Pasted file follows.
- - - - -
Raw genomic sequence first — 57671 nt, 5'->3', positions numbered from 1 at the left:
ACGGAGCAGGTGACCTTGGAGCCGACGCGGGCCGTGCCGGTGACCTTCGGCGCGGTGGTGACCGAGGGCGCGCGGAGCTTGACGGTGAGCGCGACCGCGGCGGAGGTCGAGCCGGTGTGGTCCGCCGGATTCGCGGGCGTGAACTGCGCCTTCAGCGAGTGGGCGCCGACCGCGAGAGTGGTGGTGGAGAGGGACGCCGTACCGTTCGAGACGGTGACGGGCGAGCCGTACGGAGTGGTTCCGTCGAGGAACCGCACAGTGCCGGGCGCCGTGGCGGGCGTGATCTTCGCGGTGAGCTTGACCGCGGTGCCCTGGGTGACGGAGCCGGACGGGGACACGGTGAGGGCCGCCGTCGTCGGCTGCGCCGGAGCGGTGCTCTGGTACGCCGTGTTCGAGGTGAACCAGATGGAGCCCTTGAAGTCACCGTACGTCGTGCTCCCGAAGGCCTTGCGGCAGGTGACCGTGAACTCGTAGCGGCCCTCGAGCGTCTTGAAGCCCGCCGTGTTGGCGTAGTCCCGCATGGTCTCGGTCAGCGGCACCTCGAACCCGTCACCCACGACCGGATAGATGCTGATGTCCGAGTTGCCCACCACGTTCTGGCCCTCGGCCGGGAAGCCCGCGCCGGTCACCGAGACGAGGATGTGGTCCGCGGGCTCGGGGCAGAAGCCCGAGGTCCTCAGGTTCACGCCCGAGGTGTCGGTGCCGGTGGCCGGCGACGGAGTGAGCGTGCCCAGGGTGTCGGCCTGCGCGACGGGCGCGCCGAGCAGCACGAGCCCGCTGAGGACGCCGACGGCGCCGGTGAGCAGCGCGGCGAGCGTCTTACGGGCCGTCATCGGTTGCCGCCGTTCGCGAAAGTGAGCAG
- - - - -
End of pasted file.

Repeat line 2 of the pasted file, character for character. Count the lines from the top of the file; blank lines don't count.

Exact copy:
ACGGAGCAGGTGACCTTGGAGCCGACGCGGGCCGTGCCGGTGACCTTCGGCGCGGTGGTGACCGAGGGCGCGCGGAGCTTGACGGTGAGCGCGACCGCGGCGGAGGTCGAGCCGGTGTGGTCCGCCGGATTCGCGGGCGTGAACTGCGCCTTCAGCGAGTGGGCGCCGACCGCGAGAGTGGTGGTGGAGAGGGACGCCGTACCGTTCGAGACGGTGACGGGCGAGCCGTACGGAGTGGTTCCGTCGAGGAACCGCACAGTGCCGGGCGCCGTGGCGGGCGTGATCTTCGCGGTGAGCTTGACCGCGGTGCCCTGGGTGACGGAGCCGGACGGGGACACGGTGAGGGCCGCCGTCGTCGGCTGCGCCGGAGCGGTGCTCTGGTACGCCGTGTTCGAGGTGAACCAGATGGAGCCCTTGAAGTCACCGTACGTCGTGCTCCCGAAGGCCTTGCGGCAGGTGACCGTGAACTCGTAGCGGCCCTCGAGCGTCTTGAAGCCCGCCGTGTTGGCGTAGTCCCGCATGGTCTCGGTCAGCGGCACCTCGAACCCGTCACCCACGACCGGATAGATGCTGATGTCCGAGTTGCCCACCACGTTCTGGCCCTCGGCCGGGAAGCCCGCGCCGGTCACCGAGACGAGGATGTGGTCCGCGGGCTCGGGGCAGAAGCCCGAGGTCCTCAGGTTCACGCCCGAGGTGTCGGTGCCGGTGGCCGGCGACGGAGTGAGCGTGCCCAGGGTGTCGGCCTGCGCGACGGGCGCGCCGAGCAGCACGAGCCCGCTGAGGACGCCGACGGCGCCGGTGAGCAGCGCGGCGAGCGTCTTACGGGCCGTCATCGGTTGCCGCCGTTCGCGAAAGTGAGCAG